ASSISTANT MINISTER: That is a matter for NATO and I know that there are NATO members that do not think that is a good idea and obviously that’s an organisation that works on consensus. I think the important thing about the Prime Minister's trip is it is increasing dialogue and increasing engagement and that is a positive because we all know that when nations state leaders are talking to each other, and there is dialogue, there is trade, that hopefully the risk of conflict is reduced. What we are seeing at the moment is a government that is keenly interested in re-engaging within our region and more broadly across the globe and that is what has been reflected in the invitation to the Prime Minister and indeed other Asia-Pacific nations to these important talks. The more dialogue we have I think the more peace and stability we can maintain long-term not only within our region but more broadly across the globe.

DORAN: But would that dialogue be aided by having NATO with a physical presence in Japan?

ASSISTANT MINISTER: As I said, that is a matter for the NATO nations. I note that the former prime minister has used pretty colourful description and that. Paul Keating’s views are widely respected by the Australian people and what is important for this government’s perspective is we act on it the best evidence that is available and what we believe in Australia's national interest and that is the action that we are taking at the moment through our engagement within the region and our participation in forums such as this is the NATO one going on at the moment.

DORAN: Matt Thistlethwaite, not prepared to bite on that one but I have a feeling that Jonathan Duniam might be prepared to buy on this one. Is Paul Keating out of line in his assessment of how NATO is trying to look towards the Asia-Pacific?

DUNIAM: The former prime minister, I think he is widely respected by many the community but he is starting chip away at that respect when he does not just talk about NATO and escape they work and have a role to play in the Indo-Pacific or not, he made personal attacks on its leadership and the work that it does. I do not agree with his view and the fact is NATO is a piece loving stability loving organisation that share our interests and I would have thought having NATO come into this region by way of an office placed in Tokyo, if that is what they decide to do and does not has said, they are consensus driven organisation, could only aid our aim is to have stability and peace in that region and have make sure that we have that

continuing on into the future. I do not share the Prime Minister's views and I do not think should be let off the hook by such bizarre commentary that when he has been.

DORAN: Moving our attention to home. A lot of discussion around whether or not it is viable for the former, another former prime minister this one big Scott Morrison, whether it is there enough for him to remain in Parliament considering what the robotic royal commission had to say about his conduct is social services minister during the life of that program. Jonathan, should Scott Morrison be calling time on his parliamentary career?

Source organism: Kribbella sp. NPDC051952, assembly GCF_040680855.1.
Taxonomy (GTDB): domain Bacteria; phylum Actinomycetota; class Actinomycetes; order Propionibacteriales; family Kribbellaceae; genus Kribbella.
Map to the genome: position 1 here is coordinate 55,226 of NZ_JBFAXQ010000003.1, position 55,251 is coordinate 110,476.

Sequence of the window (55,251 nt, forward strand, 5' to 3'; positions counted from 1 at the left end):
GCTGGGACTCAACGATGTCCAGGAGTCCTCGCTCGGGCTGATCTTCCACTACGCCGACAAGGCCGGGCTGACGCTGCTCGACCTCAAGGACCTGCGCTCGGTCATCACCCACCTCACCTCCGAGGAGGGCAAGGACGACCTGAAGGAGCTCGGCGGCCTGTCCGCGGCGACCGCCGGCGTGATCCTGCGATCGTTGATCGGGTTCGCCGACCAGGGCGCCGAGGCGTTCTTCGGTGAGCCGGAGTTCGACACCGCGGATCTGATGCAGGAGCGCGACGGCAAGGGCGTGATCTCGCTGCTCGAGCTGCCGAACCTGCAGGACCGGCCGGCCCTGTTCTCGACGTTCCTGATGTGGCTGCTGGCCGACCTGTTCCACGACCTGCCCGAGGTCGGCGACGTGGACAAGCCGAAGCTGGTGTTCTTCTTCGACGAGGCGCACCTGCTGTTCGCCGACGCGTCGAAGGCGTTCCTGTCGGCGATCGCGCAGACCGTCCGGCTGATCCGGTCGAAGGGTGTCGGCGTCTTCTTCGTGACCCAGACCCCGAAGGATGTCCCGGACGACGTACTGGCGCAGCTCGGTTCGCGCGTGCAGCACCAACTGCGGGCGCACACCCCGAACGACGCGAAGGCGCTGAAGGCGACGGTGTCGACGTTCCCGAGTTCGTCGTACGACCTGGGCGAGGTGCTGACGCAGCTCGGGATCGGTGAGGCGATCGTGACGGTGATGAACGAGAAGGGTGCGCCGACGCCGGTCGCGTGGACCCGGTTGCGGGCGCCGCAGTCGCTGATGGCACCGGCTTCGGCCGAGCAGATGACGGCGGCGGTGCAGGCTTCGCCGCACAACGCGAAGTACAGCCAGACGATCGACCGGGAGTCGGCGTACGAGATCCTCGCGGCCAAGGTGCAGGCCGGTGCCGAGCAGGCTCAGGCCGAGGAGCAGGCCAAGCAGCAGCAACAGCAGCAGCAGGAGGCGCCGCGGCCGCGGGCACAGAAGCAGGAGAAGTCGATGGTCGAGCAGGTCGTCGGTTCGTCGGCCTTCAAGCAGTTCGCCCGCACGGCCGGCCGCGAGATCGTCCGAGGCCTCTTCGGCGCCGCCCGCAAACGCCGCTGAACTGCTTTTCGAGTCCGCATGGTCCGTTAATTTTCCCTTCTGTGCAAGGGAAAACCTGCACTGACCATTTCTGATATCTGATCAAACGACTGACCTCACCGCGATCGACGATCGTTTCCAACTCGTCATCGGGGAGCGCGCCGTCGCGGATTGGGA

DUNIAM: Whether Scott Morrison calls time or should be calling time in his career or not is going to be a matter for him, not for me.

DORAN: I’m sure if he has something to say on that front he'll be able to speak for himself. The important thing is out of the royal commission, the several Parliamentary inquiries and all the public commentary on Robo debt, we do everything we can to make sure this never ever happens again. I hate deputy chaired a sanity committee and I saw the heartbreak does make Senate committee. There is no excuse for what happened it is our job now to look forward and to make sure we event the sort of thing by way of government policy of the future. Scott Morrison though I let him speak for himself.

DUNIAM: I do not think a shadow minister from Tasmania is going to be the arbiter on that, I have said my views about the Robo debt scheme publicly in the past. Particularly, when we were in government I spoke out about those things than, but in terms of accolades future, that is a matter for them. When he does what he says is a matter for him, I know what I'm focused on making sure we never see these things repeated into the future.

DORAN: Matt Thistlethwaite, my knowledge of Sydney geography is not great, but I’m pretty sure Scott Morrison is in a neighbouring electorate to yours as the member for Cook? Would you like to see a new member for Cook after these findings?

ASSISTANT MINISTER: You are right, it’s just across the other side of Botany Bay. Scott Morrison’s future is a matter for him but I think that the Opposition Leader and the Liberal Party will not want him running at the next election, not only for the risk of losing the seat of Cook but the broader damage that it could do to other seats not only in Sydney but across the nation. I think this has been disgraceful policy and that has been proven by the findings in the royal commission. We should make sure that it is never ever repeated again. Ultimately that will be decision for the member for Cook himself.

DORAN: Clearly there were findings about the conduct of politicians, the conduct of their offices in this commission. But there was also a scathing comment on the behaviour of public servants during the life of Robodebt, not providing the free and frank advised they are employed to give. One former public servant said that there was a series of failures there. Matt Thistlethwaite, what example or less and should there be for the public service in how this whole saga played out?

ASSISTANT MINISTER: There are important lessons for the public service. The findings of the royal commission are about the responsibility of public servants to act ethically, legally, and morally in this case, and this has been found wanting. There are no doubt going to be ramifications for this government at all governments in the future in regard to the public service. But ultimately the future of public servants is a matter for the heads of those departments. But the findings of the royal commission on that respect and no doubt being taken into consideration.

DORAN: Matt Thistlethwaite and Jonno Duniam, thank you for joining us today.